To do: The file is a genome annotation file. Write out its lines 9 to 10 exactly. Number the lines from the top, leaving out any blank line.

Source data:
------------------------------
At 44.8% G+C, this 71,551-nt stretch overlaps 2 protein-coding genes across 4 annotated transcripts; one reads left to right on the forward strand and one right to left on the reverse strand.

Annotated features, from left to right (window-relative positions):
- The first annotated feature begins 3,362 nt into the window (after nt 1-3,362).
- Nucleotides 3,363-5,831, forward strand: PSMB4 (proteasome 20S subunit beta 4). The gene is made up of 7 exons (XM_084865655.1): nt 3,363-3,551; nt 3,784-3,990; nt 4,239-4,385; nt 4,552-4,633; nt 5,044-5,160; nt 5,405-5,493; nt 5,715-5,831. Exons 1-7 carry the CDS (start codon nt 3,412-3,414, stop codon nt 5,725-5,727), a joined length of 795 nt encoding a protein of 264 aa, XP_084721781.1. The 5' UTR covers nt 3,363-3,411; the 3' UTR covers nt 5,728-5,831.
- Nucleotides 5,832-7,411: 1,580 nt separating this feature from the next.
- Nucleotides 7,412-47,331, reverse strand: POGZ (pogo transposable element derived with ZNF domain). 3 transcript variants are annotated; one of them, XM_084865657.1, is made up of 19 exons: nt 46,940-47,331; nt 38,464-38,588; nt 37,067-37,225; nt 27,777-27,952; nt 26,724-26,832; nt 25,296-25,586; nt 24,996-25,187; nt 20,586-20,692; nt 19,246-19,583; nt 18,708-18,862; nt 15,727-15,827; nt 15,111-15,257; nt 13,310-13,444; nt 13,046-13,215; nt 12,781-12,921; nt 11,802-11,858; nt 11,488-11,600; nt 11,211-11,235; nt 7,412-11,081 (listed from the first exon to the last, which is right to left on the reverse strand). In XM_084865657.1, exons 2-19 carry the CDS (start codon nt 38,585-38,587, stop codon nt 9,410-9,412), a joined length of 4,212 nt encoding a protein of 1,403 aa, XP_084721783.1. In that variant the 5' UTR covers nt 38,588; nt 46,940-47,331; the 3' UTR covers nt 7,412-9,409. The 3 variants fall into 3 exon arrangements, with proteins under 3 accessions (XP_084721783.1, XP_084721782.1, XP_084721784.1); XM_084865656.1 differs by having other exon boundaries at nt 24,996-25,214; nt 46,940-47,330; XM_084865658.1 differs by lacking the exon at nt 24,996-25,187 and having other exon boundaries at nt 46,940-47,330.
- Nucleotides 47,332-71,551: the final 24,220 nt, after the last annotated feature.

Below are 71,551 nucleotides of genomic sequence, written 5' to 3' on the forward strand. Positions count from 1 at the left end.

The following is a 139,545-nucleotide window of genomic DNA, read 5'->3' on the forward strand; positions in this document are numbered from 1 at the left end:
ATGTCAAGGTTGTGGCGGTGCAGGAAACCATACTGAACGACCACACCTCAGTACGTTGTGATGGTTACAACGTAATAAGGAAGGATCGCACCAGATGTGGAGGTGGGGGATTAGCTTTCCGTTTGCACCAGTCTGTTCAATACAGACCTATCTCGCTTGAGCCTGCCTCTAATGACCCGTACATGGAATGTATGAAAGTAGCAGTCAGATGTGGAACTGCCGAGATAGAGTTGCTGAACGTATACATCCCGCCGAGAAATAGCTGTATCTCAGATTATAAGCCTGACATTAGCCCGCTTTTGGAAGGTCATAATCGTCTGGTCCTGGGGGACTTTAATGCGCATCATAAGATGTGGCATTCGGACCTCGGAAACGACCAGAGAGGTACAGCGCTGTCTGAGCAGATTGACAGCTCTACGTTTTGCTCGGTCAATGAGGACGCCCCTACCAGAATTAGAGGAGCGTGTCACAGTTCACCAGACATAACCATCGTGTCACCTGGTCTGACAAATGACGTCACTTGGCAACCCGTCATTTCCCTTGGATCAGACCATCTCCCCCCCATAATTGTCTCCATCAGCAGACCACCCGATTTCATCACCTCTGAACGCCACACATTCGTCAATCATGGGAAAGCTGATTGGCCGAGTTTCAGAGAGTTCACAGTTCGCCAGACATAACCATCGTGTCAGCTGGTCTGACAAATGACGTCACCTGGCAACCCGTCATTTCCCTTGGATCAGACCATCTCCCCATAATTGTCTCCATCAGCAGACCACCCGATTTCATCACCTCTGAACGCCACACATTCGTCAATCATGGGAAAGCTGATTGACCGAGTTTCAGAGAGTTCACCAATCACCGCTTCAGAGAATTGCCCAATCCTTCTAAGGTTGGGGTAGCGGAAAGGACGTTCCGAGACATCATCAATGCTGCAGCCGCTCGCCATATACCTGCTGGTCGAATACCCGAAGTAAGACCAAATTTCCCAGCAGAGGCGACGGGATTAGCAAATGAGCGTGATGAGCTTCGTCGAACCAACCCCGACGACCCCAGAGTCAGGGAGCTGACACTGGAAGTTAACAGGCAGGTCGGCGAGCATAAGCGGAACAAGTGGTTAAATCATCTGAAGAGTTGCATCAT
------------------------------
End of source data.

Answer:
The following is a 139,545-nucleotide window of genomic DNA, read 5'->3' on the forward strand; positions in this document are numbered from 1 at the left end:
ATGTCAAGGTTGTGGCGGTGCAGGAAACCATACTGAACGACCACACCTCAGTACGTTGTGATGGTTACAACGTAATAAGGAAGGATCGCACCAGATGTGGAGGTGGGGGATTAGCTTTCCGTTTGCACCAGTCTGTTCAATACAGACCTATCTCGCTTGAGCCTGCCTCTAATGACCCGTACATGGAATGTATGAAAGTAGCAGTCAGATGTGGAACTGCCGAGATAGAGTTGCTGAACGTATACATCCCGCCGAGAAATAGCTGTATCTCAGATTATAAGCCTGACATTAGCCCGCTTTTGGAAGGTCATAATCGTCTGGTCCTGGGGGACTTTAATGCGCATCATAAGATGTGGCATTCGGACCTCGGAAACGACCAGAGAGGTACAGCGCTGTCTGAGCAGATTGACAGCTCTACGTTTTGCTCGGTCAATGAGGACGCCCCTACCAGAATTAGAGGAGCGTGTCACAGTTCACCAGACATAACCATCGTGTCACCTGGTCTGACAAATGACGTCACTTGGCAACCCGTCATTTCCCTTGGATCAGACCATCTCCCCCCCATAATTGTCTCCATCAGCAGACCACCCGATTTCATCACCTCTGAACGCCACACATTCGTCAATCATGGGAAAGCTGATTGGCCGAGTTTCAGAGAGTTCACAGTTCGCCAGACATAACCATCGTGTCAGCTGGTCTGACAAATGACGTCACCTGGCAACCCGTCATTTCCCTTGGATCAGACCATCTCCCCATAATTGTCTCCATCAGCAGACCACCCGATTTCATCACCTCTGAACGCCACACATTCGTCAATCATGGGAAAGCTGATTGACCGAGTTTCAGAGAGTTCACCAATCACCGCTTCAGAGAATTGCCCAATCCTTCTAAGGTTGGGGTAGCGGAAAGGACGTTCCGAGACATCATCAATGCTGCAGCCGCTCGCCATATACCTGCTGGTCGAATACCCGAAGTAAGACCAAATTTCCCAGCAGAGGCGACGGGATTAGCAAATGAGCGTGATGAGCTTCGTCGAACCAACCCCGACGACCCCAGAGTCAGGGAGCTGACACTGGAAGTTAACAGGCAGGTCGGCGAGCATAAGCGGAACAAGTGGTTAAATCATCTGAAGAGTTGCATCAT